The Electric Vehicles Are Coming!

Article By : Maurizio Di Paolo Emilio

ADI and Rimac held a virtual discussion focused on topics ranging from how electric vehicles (EVs) are entering the mainstream and helping the auto industry reduce its carbon footprint to how technology from ADI is helping power Rimac’s electric C_Two model hypercar...

Analog Devices (ADI) and Rimac held a virtual discussion focused on topics ranging from how electric vehicles (EVs) are entering the mainstream and helping the auto industry reduce its carbon footprint to how technology from ADI is helping power Rimac’s completely electric C_Two model hypercar launching in 2021.

At the center of the world’s push toward a more sustainable, electrified future are EVs. EVs are fully electric cars that need at least three types of electronic units for energy conversion: DC/DC converters, typically from high voltage to 12-V to power the low-voltage electronics; a DC/AC traction inverter to drive the electric motors, typically three-phase, which supplies the power to the wheels, and AC/DC converters for recharging vehicle batteries both during braking energy recovery and from standard residential or high-power charging stations (for fast charging). According to the World Economic Forum, 215 million electric passenger vehicles will be on the road by 2030. With this rapid adoption of electric vehicles over the next decade, the demand for supporting technologies will continue to increase.

The discussion was moderated by Roger Atkins, EV influencer and founder of Electric Vehicles Outlook. Panelists included Greg Henderson, SVP of automotive, communications, and aerospace & defense at Analog Devices; Patrick Morgan, VP of automotive at Analog Devices; and Matija Gracin, director of components R&D at Rimac.

Henderson opened the panel by highlighting the seismic changes in the EV market over the past few years. They’ve transitioned from a technology novelty with a sustainability benefit to being a true performance leader in the automotive market, as evidenced by the huge investments from both pure EV and traditional OEMs in this space, and leading to shifts carmaker and supplier relationships.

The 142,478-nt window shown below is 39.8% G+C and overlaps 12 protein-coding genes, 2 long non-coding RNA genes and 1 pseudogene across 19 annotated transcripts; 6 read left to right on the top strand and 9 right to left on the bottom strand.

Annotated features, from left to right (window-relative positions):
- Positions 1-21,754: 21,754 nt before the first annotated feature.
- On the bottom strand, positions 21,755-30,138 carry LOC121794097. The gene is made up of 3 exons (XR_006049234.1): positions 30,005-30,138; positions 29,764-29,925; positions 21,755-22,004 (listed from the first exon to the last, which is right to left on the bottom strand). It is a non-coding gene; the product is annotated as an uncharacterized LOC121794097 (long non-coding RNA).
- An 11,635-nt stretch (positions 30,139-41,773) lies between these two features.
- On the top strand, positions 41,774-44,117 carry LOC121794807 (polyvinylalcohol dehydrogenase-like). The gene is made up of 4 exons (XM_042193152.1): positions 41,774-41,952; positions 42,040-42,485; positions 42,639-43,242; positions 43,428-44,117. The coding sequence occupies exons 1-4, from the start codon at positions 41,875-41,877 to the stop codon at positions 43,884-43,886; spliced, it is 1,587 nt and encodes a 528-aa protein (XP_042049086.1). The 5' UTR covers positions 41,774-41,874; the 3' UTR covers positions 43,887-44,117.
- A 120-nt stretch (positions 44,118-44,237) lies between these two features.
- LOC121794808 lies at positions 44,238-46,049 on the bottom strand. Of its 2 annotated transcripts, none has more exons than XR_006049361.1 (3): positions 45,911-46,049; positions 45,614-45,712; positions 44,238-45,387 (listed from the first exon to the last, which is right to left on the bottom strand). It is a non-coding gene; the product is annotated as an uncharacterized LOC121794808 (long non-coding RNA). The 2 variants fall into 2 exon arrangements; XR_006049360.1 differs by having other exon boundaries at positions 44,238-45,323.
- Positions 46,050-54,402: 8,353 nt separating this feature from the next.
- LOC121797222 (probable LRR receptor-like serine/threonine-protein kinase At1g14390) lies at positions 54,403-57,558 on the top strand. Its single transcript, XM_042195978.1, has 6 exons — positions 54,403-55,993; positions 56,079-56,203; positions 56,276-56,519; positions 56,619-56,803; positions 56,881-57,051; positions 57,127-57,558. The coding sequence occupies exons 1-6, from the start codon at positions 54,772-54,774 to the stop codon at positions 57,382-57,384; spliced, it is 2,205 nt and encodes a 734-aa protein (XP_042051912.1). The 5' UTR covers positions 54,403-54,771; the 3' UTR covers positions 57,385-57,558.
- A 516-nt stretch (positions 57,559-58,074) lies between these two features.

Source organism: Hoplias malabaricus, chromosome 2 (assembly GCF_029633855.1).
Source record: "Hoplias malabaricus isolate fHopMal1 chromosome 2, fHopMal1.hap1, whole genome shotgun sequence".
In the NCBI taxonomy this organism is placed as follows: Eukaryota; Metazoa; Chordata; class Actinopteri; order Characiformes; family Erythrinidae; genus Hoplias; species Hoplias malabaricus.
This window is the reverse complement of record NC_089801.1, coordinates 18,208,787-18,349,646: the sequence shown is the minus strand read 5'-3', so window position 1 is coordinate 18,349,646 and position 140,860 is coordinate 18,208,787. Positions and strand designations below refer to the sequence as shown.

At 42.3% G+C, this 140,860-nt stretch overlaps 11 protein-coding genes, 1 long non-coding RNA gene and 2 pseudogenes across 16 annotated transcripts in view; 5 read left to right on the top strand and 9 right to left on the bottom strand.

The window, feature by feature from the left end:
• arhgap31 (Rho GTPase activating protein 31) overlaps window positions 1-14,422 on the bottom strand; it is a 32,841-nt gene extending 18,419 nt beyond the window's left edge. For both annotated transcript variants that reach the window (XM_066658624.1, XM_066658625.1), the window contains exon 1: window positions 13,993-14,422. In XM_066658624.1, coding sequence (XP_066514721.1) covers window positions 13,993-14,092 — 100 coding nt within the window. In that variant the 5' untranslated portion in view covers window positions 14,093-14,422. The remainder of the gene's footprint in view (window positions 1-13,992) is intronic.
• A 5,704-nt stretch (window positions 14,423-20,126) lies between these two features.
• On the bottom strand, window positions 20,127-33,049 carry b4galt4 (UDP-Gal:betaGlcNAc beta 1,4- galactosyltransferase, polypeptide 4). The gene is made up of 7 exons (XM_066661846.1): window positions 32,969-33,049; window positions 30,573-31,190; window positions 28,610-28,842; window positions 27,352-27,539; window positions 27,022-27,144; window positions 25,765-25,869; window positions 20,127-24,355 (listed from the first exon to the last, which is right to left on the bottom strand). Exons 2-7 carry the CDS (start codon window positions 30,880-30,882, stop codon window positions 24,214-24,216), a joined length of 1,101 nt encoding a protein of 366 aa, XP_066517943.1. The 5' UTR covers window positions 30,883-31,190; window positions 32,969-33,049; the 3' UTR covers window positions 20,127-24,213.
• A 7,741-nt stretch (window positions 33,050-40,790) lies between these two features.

“The pace of change, and the new solutions and innovations that EVs require, has challenged the traditional linear relationship,  between OEMs and their technology suppliers,” noted Henderson. “OEMs are now working more directly and in tighter collaboration with technology companies.”

Designer thrusts in electric and hybrid vehicles to improve energy conversion efficiency are oriented toward devices equipped with compact packaging and assembly of high thermal reliability power electronics modules with reduced switching losses. The design parameters are different and involve power level, conversion efficiency, operating temperature in the vehicle powertrain system, thermal energy dissipation capacity, and system package.

The performance keys in the EV design are the battery and the propulsion system. “The real key is to have a battery management system — or BMS — that can accurately monitor the state of charge and transfer energy from the battery to the propulsion system in a very efficient way,” said Henderson.

As Atkins pointed out: power is nothing without control. He added, “All essential parts now, whether connected, autonomous or shared, require a lot of energy with the need to ensure that it all works efficiently and robustly. As far as adoption is concerned, we will certainly see more announcements and discussions about the path to electrification and the phasing out of the production of internal combustion engines. But we need to think about the obstacles that still stand in the way of this accelerated adoption and come up with solutions to overcome these barriers.”